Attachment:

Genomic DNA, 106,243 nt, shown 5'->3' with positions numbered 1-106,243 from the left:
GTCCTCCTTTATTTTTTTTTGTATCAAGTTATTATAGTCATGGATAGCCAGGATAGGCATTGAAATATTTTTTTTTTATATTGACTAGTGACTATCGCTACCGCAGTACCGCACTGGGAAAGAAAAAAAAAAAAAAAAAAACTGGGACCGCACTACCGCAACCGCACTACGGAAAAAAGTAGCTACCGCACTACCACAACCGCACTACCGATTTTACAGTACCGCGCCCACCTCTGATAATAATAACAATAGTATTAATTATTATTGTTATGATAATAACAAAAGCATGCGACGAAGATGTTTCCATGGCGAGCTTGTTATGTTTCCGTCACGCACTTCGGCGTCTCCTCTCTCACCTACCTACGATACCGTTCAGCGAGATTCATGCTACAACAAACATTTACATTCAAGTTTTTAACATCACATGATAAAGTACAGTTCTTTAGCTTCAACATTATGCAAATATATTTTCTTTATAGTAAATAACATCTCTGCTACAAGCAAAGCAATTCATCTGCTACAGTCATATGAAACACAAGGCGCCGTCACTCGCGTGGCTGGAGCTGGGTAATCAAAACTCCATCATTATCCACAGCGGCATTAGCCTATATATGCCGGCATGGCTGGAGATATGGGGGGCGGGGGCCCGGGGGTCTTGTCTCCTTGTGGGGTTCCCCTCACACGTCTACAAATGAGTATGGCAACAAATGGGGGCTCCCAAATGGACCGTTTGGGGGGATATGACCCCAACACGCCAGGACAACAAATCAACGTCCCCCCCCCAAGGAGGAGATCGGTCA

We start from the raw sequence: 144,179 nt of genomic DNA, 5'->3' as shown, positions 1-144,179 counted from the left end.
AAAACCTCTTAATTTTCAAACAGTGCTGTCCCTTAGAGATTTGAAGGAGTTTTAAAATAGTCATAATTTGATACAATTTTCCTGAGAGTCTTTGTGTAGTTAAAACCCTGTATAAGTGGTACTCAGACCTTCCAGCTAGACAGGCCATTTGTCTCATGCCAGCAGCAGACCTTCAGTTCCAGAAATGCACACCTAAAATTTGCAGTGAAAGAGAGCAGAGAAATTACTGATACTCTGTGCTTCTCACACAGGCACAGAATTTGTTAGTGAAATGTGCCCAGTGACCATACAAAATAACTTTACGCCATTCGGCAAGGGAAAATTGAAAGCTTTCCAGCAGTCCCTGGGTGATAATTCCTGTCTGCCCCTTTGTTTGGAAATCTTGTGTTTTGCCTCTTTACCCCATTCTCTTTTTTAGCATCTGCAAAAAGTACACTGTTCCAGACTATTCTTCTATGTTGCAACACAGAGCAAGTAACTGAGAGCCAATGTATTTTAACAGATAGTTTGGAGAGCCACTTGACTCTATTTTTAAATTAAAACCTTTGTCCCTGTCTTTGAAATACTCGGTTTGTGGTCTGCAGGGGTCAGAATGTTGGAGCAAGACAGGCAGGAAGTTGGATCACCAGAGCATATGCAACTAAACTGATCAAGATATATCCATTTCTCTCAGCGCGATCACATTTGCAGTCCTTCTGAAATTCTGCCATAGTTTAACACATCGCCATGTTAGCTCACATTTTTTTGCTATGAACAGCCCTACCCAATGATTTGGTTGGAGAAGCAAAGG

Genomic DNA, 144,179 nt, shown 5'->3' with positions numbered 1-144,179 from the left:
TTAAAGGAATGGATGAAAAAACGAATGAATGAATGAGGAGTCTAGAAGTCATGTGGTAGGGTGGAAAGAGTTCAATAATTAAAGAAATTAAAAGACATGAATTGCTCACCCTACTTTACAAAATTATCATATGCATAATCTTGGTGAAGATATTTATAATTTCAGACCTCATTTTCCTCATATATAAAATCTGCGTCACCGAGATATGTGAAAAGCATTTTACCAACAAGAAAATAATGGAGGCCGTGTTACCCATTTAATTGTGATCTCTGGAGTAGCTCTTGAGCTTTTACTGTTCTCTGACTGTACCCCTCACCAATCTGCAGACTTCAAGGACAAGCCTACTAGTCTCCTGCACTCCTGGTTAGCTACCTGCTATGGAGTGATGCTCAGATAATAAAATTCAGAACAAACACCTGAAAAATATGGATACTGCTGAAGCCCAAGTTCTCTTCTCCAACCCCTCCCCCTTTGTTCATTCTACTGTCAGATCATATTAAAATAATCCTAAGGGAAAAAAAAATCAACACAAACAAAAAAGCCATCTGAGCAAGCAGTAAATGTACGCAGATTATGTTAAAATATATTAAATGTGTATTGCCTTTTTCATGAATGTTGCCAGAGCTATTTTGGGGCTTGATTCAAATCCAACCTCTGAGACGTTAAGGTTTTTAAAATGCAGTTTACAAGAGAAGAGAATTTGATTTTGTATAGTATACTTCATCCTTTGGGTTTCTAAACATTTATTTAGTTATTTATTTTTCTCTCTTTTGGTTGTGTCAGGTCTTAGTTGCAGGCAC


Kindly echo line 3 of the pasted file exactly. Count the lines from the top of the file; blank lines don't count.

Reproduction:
We start from the raw sequence: 144,179 nt of genomic DNA, 5'->3' as shown, positions 1-144,179 counted from the left end.